No. 83 NAI DFA 219/4
Berlin, 6 December 1939
Neutral observers here are awaiting with great interest the action, if any, which Germany proposes to take should other powers give material assistance to Finland in her struggle against the Russian invaders. I think that we may take it for granted that Germany will not idly stand by if either Great Britain or France send large numbers of aeroplanes, or big supplies of munition to Finland; Germany fears that the Allies might utilise the Finnish situation to advance their influence in Scandinavia, and to foment intrigues against her.
The tone of recent press articles shows that Sweden and Norway are being watched very closely. It is obvious, of course, that any Allied help to Finland must pass through these countries. Both of them are having an anxious time, torn as they are between wishes to preserve their absolute neutrality on the one hand, and on the other to protect themselves from being engulfed by Russia. Germany will not tolerate their co-operating with the Allies. Even though Russian policy is always, to say the least of it, something of a mystery and full of surprises, it seems fairly certain that, if they are successful in Finland, the Russians will be sorely tempted to 'free the workers' of Norway and Sweden, too. I think myself, however, that at this point Germany would be forced to intervene. She imports large quantities of Swedish ore – the Swedish mines are, in fact, her surest source of supply – and could not view with equanimity the passing of such a convenient store of this precious raw material into Russian hands, or under Russian control. They do not wish to see them under British control, either. In view of the Russo-German treaty the Russians might halt at the Finnish frontiers of their own accord. It is hardly likely that they would wish to test the new German friendship to breaking point just yet, even though they know that the Germans are prepared to acquiesce in many things rather than run the risk of a war on two fronts.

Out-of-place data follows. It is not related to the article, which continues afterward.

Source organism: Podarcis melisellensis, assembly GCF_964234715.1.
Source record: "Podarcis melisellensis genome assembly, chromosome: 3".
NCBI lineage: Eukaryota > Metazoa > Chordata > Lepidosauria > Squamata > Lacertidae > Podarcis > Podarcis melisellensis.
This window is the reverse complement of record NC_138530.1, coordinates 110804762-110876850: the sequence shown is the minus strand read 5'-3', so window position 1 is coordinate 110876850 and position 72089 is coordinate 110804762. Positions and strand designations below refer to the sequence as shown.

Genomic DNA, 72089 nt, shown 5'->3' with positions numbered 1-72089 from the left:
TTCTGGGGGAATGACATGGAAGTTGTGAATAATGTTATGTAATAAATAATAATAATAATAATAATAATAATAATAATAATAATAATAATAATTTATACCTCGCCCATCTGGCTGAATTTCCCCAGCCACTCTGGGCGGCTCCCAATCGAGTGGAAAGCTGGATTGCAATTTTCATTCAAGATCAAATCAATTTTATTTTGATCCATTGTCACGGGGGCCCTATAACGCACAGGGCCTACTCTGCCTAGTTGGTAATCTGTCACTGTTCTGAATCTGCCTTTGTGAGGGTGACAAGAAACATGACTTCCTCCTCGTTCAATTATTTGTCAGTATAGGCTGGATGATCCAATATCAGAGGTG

Strange as it may seem, the Allies will also suffer if Germany does not fairly soon call a halt to Russian expansion around the Baltic. If Russia's aggression is not checked, they will be forced to declare war on her.
In spite of the official attitude, private opinion here is strongly in sympathy with Finland, and some people with whom I come in contact resent strongly – outwardly, at all events – any suggestion that Germany must share some of the responsibility for present happenings.
Long reports appear concerning the organisation of an army under the French General Weygand1 in Syria. It is stated that the British and French are aiming a stroke at the Russian oilfields in Baku, one of the richest oil-bearing districts in the Soviet Union. This is given as a further proof that the Allies are endeavouring to spread the war out as much as possible, and to involve more and more nations, knowing that they cannot hope to defeat Germany as matters stand at present.
A diplomat recently transferred here from Brussels tells me that in the Low Countries there is still great anxiety. The defences on both sides of the present Western Front are so perfect that it is almost natural to expect that one of the opposing parties will attempt to cut through either Belgium or Holland.
Recent speeches by Dr. Funk,2 the Minister for Economics, in which he exhorted his hearers to save money, are regarded in some quarters as intended to correct the present tendency to buy up all kinds of articles. Memories of inflation are still fresh in everyone's mind. Now a new committee headed by Field-Marshal Goering,3 has been established to guide war economy. Final decisions will rest with the Field-Marshal himself.
Field-Marshal Goering is extremely popular with the people. It is becoming hard to keep trace of his many activities, each of which, Germans assure me, he takes very seriously. He is, to name some of his offices: Minister for Air, Commander-in-Chief of the Air Force; Prime Minister of Prussia; President of the Reichstag; Special Commissioner for the Four Year's Plan; Chairman of the Council for the Defence of the State; Chief Forester; and Chief of Hunting and Game-Keeping, together with his new position as supreme director of war economy.
The general public is slowly beginning to realise that the war is likely to last a long time. The present bitter weather (the temperature has not been above freezing point, even at mid-day, in Berlin for the past ten days, and we have had cold spells intermittently since November) has made people think. Fuel is scarce, and even where it is still available, the quality is poor, and then comes a further difficulty, namely, that of transport; the number of lorries or other conveyances available is very limited, and labour is scarce owing to the large number of men mobilised for service with the armed forces. The question of clothes is not yet serious, but everybody is wondering what it will be like next winter.
[signed] W. Warnock
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